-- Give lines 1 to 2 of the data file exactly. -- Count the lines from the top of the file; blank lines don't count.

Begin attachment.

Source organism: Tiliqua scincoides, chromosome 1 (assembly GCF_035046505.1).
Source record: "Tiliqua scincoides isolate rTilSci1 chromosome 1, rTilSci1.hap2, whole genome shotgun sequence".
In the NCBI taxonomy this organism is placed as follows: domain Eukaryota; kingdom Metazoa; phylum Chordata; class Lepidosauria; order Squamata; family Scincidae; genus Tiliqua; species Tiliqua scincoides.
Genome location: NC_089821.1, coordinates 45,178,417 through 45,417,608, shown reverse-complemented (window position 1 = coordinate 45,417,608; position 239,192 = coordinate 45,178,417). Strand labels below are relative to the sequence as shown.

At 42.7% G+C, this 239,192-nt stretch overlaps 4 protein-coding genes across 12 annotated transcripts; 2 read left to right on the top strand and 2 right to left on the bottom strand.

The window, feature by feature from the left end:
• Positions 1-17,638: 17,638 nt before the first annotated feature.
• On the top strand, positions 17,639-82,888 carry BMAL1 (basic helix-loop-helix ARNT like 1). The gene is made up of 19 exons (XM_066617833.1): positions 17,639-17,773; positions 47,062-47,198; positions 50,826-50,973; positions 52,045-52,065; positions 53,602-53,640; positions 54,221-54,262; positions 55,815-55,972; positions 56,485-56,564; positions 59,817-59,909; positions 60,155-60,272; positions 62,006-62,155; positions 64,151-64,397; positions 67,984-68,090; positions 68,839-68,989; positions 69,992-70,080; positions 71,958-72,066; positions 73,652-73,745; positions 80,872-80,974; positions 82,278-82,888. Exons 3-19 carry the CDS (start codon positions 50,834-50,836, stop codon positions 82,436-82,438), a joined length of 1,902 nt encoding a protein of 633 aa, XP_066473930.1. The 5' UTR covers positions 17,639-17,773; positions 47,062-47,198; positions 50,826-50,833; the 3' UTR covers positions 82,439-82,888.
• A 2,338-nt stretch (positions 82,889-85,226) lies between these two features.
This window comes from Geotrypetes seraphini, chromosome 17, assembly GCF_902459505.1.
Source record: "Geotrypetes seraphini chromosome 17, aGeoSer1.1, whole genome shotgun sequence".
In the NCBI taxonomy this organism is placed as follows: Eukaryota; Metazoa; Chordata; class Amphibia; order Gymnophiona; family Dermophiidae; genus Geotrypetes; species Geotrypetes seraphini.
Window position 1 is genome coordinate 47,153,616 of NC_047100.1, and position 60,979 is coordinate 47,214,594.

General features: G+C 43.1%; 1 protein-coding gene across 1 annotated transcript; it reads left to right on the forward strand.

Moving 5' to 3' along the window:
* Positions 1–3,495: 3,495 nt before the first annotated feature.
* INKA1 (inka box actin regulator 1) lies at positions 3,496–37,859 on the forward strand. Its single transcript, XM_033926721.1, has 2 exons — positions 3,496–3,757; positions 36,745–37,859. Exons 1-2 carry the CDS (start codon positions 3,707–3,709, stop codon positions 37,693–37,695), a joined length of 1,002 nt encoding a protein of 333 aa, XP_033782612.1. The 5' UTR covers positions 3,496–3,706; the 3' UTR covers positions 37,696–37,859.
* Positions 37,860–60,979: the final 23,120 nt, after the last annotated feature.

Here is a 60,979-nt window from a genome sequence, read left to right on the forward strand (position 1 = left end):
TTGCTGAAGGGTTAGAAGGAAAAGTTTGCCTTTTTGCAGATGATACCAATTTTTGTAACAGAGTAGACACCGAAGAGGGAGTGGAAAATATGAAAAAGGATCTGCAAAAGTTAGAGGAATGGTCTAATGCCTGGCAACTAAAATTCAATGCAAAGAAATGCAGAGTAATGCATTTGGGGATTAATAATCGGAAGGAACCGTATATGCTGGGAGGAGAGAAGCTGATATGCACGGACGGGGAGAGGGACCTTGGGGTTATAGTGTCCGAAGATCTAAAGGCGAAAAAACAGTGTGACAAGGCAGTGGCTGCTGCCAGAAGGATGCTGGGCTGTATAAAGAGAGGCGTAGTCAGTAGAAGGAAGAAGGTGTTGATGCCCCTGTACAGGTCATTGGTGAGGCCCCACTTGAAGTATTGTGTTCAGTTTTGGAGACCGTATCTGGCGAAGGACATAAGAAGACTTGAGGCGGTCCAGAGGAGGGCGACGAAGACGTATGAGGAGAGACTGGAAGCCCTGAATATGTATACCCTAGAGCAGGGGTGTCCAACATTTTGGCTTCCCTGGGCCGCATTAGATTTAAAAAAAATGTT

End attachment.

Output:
Source organism: Tiliqua scincoides, chromosome 1 (assembly GCF_035046505.1).
Source record: "Tiliqua scincoides isolate rTilSci1 chromosome 1, rTilSci1.hap2, whole genome shotgun sequence".